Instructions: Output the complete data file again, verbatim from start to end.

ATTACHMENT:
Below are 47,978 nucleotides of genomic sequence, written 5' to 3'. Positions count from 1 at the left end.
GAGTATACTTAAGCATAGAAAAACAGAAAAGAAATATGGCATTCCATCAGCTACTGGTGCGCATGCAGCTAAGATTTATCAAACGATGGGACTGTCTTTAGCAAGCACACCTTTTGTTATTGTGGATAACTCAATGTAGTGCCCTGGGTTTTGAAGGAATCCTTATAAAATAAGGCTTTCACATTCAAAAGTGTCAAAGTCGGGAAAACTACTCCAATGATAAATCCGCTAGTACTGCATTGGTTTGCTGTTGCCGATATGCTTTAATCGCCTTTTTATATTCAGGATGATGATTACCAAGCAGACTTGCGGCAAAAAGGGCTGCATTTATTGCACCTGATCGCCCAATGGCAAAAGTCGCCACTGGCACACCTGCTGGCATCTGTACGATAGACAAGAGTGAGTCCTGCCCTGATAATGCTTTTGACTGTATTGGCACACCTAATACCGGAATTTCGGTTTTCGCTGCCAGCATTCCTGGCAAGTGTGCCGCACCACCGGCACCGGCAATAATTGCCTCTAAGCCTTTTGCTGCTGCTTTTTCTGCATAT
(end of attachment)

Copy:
Below are 47,978 nucleotides of genomic sequence, written 5' to 3'. Positions count from 1 at the left end.
GAGTATACTTAAGCATAGAAAAACAGAAAAGAAATATGGCATTCCATCAGCTACTGGTGCGCATGCAGCTAAGATTTATCAAACGATGGGACTGTCTTTAGCAAGCACACCTTTTGTTATTGTGGATAACTCAATGTAGTGCCCTGGGTTTTGAAGGAATCCTTATAAAATAAGGCTTTCACATTCAAAAGTGTCAAAGTCGGGAAAACTACTCCAATGATAAATCCGCTAGTACTGCATTGGTTTGCTGTTGCCGATATGCTTTAATCGCCTTTTTATATTCAGGATGATGATTACCAAGCAGACTTGCGGCAAAAAGGGCTGCATTTATTGCACCTGATCGCCCAATGGCAAAAGTCGCCACTGGCACACCTGCTGGCATCTGTACGATAGACAAGAGTGAGTCCTGCCCTGATAATGCTTTTGACTGTATTGGCACACCTAATACCGGAATTTCGGTTTTCGCTGCCAGCATTCCTGGCAAGTGTGCCGCACCACCGGCACCGGCAATAATTGCCTCTAAGCCTTTTGCTGCTGCTTTTTCTGCATAT